Treatment with the aromatase inhibitor letrozole (Femara) can reduce the risk of breast cancer recurrence even when initiated one to seven years after a course of tamoxifen therapy. The results of a study involving women originally in the placebo arm of an international trial of letrozole will appear in the Journal of Clinical Oncology and are receiving early online release. Among those who chose to begin letrozole treatment after the initial trial was halted, the risk that their cancer would recur was cut in half compared with those who never received letrozole. In addition, the risk of metastasis was 60 percent lower with letrozole, and the chance that a new tumor would develop in the unaffected breast dropped more than 80 percent.
"It appears that estrogen-sensitive tumors remain hormone dependent and that patients' survival can be improved with careful use of aromatase inhibitors, even many years after completing tamoxifen treatment," says Paul E. Goss, MD, PhD, director of Breast Cancer Research at Massachusetts General Hospital Cancer Center, who led both the current study and the earlier investigation, called the MA.17 trial. "These results can be put into practice right away to improve the outlook for women treated for receptor-positive breast cancer."
Letrozole is one of a class of drugs called aromatase inhibitors that suppress the production of estrogen, which stimulates the growth of breast tumors expressing the estrogen receptor. The most widely used estrogen-blocking drug is tamoxifen, but the benefits of tamoxifen treatment drop significantly after five years, while the drugs' side effects continue.
The original MA.17 trial, conducted through the National Cancer Institute of Canada, was designed to test whether letrozole could reduce tumor recurrence and increase survival in breast cancer patients who had completed five years of tamoxifen treatment. The study was halted in October 2003 - a year earlier than planned - when interim data analysis showed that tumors of women taking letrozole were significantly less likely to recur. The final analysis of MA.17 data, published in the September 7, 2005 Journal of the National Cancer Institute, confirmed that women taking letrozole had significantly better disease-free survival than those taking a placebo.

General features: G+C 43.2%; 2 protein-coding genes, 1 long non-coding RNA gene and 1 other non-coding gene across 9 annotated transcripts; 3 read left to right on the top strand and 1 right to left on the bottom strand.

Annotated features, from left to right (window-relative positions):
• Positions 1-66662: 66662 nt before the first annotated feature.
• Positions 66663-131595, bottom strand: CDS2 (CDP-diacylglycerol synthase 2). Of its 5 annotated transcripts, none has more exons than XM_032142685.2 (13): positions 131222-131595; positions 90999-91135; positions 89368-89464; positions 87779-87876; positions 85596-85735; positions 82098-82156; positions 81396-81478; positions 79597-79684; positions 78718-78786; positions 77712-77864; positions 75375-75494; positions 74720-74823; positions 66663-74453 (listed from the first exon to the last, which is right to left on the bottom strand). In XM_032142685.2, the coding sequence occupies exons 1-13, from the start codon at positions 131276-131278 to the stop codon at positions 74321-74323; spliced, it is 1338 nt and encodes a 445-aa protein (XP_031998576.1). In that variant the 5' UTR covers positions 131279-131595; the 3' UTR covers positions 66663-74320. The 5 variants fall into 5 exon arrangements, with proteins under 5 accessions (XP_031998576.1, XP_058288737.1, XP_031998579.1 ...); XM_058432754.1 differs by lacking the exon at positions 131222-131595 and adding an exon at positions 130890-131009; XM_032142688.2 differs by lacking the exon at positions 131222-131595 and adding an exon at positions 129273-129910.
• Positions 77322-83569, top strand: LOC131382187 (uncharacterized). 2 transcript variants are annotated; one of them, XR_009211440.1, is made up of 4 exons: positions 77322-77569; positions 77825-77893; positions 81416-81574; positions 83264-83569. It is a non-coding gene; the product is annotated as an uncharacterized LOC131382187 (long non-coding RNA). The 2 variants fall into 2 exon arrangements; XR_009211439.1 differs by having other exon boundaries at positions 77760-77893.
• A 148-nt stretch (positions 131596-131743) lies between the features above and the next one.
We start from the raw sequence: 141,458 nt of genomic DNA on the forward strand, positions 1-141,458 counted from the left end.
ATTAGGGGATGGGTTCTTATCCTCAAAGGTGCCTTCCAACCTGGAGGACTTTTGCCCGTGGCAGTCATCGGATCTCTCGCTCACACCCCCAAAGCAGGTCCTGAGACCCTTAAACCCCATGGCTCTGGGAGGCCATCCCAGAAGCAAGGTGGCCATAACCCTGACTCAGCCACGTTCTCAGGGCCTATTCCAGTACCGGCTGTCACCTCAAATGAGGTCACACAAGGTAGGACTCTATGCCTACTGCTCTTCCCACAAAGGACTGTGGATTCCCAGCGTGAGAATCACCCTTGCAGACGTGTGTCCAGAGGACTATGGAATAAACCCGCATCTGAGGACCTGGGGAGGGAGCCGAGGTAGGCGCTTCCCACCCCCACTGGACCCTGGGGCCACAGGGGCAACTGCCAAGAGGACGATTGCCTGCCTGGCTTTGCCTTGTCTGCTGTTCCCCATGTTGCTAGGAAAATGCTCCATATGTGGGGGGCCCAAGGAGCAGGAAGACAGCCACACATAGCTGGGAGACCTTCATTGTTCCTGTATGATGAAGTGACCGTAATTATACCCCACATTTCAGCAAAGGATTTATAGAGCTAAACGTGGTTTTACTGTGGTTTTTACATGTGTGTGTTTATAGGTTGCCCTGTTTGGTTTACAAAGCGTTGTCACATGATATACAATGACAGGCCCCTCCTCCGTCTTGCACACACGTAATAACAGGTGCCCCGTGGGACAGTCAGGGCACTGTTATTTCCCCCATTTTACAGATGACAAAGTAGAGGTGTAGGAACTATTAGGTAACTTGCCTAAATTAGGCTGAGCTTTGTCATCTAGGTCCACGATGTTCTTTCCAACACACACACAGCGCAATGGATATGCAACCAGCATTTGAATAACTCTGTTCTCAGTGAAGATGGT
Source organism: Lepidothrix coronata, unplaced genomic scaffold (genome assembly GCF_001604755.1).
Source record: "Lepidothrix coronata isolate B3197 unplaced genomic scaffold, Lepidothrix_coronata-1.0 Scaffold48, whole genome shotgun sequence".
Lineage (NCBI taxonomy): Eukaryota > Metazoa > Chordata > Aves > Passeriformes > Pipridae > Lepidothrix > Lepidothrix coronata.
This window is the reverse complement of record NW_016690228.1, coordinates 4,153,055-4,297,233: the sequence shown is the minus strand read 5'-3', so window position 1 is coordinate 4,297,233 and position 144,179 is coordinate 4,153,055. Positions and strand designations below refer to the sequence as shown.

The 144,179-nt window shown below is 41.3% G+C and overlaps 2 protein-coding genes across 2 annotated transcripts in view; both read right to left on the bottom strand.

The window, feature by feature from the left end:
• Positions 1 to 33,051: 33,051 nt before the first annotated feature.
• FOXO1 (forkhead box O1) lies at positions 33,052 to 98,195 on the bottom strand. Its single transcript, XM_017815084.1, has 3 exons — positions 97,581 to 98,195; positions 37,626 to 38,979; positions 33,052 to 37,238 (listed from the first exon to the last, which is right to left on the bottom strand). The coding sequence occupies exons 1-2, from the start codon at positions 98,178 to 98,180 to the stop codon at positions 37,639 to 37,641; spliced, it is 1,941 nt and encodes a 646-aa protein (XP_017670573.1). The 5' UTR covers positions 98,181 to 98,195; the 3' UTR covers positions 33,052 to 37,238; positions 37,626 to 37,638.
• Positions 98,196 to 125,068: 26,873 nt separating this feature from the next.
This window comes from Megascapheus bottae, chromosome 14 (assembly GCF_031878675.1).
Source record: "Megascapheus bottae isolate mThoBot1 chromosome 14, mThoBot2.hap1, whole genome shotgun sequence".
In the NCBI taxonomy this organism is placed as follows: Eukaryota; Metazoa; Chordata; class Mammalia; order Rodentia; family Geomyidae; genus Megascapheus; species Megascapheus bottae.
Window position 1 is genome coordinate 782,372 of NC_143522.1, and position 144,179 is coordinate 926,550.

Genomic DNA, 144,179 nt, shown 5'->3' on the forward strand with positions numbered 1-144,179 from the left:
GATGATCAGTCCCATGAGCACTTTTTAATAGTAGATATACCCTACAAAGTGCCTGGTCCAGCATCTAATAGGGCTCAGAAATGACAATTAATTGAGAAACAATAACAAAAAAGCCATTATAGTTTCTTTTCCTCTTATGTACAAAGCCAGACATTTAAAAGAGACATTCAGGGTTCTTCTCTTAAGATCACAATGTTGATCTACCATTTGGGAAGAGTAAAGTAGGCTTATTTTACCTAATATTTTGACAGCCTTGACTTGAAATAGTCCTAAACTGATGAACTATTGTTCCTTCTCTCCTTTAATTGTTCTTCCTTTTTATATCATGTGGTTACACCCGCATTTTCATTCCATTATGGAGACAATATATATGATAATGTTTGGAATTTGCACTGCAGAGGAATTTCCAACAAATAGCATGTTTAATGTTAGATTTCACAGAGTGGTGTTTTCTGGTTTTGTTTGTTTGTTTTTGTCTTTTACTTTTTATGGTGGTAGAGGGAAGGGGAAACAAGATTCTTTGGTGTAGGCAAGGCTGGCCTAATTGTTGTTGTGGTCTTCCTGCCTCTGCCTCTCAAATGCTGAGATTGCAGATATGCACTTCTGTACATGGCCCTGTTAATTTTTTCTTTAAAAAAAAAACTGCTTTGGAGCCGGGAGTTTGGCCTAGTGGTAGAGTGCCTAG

Since women who received letrozole in the MA.17 trial began taking the drug within a few months of stopping tamoxifen treatment, letrozole's current approval restricts the initiation of therapy to the first three months after tamoxifen discontinuation. However, participants in the placebo arm of the MA.17 trial were offered the opportunity to begin letrozole treatment when that trial was halted, which gave investigators the opportunity to determine whether those women could also benefit from the drug.
The current study analyzes data on more than 1,500 women from the placebo group who chose to take letrozole and about 800 who chose no further treatment. Almost three years after the MA.17 trial was halted and letrozole offered, those who began letrozole therapy had only a 2 percent risk of tumor recurrence, compared with almost 5 percent in those choosing no treatment. The risk of death from breast cancer during that period was cut in half in those receiving letrozole. Treatment also reduced the risk of metastasis by 61 percent and appeared to prevent development of a new tumor in the opposite breast by 82 percent.
The research team notes that this study is limited by the fact that participants choose whether to take the drug themselves and were not randomly assigned. While a randomized clinical trial would more conclusively determine the benefit of letrozole treatment for those who have been off tamoxifen for several months or years - or even those who never took the drug - the results of this study can help guide physicians and patients in deciding whether letrozole therapy would be appropriate.
"Every patient who has previously taken tamoxifen should discuss these new results with her oncologist. The risk that hormone-dependent breast cancer will recur continues indefinitely, and our results imply that aromatase inhibition is effective whenever initiated," says Goss, a professor of Medicine at Harvard Medical School
The current study was supported by grants from the Canadian Cancer Society, the National Cancer Institute of Canada, the U.S. National Cancer Institute and Pharmacia Corp. Novartis Pharmaceuticals, which markets letrozole under the brand name Femara, also supported and provided study medications for the initial MA.17 trial and the current study.
Co-authors of the JCO study are James Ingle, MD, Mayo Clinic; Silvana Martino, DO, Angeles Clinic and Research Center; Nicholas Robert, MD, Inova Fairfax Hospital, Falls Church, Virginia; Hyman Muss, MD, University of Vermont; Martine Piccart, MD, Institut Jules Bordet, Brussels; Monica Castiglione, MD, University of Bern; Dongsheng Tu, PhD, Lois Shepherd, MD, Michael Palmer, MSc, and Joseph Pater, MD, National Cancer Institute of Canada Clinical Trials Group; Kathleen Pritchard, MD, Toronto-Sunnybrook Regional Cancer Centre; Robert Livingston, MD, University of Washington; Nancy Davidson, MD, Johns Hopkins Hospital; Larry Norton, MD, Memorial Sloan-Kettering Cancer Center; Edith Perez, MD, Mayo Clinic, Florida; Jeffrey Abrams, MD, National Cancer Institute; and David Cameron, MD, Western General Hospital, Edinburgh.
Massachusetts General Hospital (www.massgeneral.org), established in 1811, is the original and largest teaching hospital of Harvard Medical School. The MGH conducts the largest hospital-based research program in the United States, with an annual research budget of more than $500 million and major research centers in AIDS, cardiovascular research, cancer, computational and integrative biology, cutaneous biology, human genetics, medical imaging, neurodegenerative disorders, regenerative medicine, systems biology, transplantation biology and photomedicine.